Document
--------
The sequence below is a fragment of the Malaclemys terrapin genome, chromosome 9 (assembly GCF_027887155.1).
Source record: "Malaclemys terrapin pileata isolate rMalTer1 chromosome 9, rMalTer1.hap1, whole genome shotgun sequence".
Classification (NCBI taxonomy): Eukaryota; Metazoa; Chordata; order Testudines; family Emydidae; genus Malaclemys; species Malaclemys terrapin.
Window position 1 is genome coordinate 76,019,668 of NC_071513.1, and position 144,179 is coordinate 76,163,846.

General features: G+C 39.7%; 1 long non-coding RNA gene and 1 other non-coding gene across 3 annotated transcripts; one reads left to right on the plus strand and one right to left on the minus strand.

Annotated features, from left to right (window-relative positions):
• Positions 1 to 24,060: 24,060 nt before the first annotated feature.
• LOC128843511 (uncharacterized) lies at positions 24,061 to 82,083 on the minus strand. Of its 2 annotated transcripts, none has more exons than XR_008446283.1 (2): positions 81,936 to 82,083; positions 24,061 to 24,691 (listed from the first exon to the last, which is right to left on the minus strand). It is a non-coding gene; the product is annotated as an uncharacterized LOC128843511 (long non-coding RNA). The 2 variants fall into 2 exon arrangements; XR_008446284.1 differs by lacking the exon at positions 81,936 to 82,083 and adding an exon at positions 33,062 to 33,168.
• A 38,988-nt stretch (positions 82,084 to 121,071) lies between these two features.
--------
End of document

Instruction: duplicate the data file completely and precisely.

The sequence below is a fragment of the Malaclemys terrapin genome, chromosome 9 (assembly GCF_027887155.1).
Source record: "Malaclemys terrapin pileata isolate rMalTer1 chromosome 9, rMalTer1.hap1, whole genome shotgun sequence".
Classification (NCBI taxonomy): Eukaryota; Metazoa; Chordata; order Testudines; family Emydidae; genus Malaclemys; species Malaclemys terrapin.
Window position 1 is genome coordinate 76,019,668 of NC_071513.1, and position 144,179 is coordinate 76,163,846.

General features: G+C 39.7%; 1 long non-coding RNA gene and 1 other non-coding gene across 3 annotated transcripts; one reads left to right on the plus strand and one right to left on the minus strand.

Annotated features, from left to right (window-relative positions):
• Positions 1 to 24,060: 24,060 nt before the first annotated feature.
• LOC128843511 (uncharacterized) lies at positions 24,061 to 82,083 on the minus strand. Of its 2 annotated transcripts, none has more exons than XR_008446283.1 (2): positions 81,936 to 82,083; positions 24,061 to 24,691 (listed from the first exon to the last, which is right to left on the minus strand). It is a non-coding gene; the product is annotated as an uncharacterized LOC128843511 (long non-coding RNA). The 2 variants fall into 2 exon arrangements; XR_008446284.1 differs by lacking the exon at positions 81,936 to 82,083 and adding an exon at positions 33,062 to 33,168.
• A 38,988-nt stretch (positions 82,084 to 121,071) lies between these two features.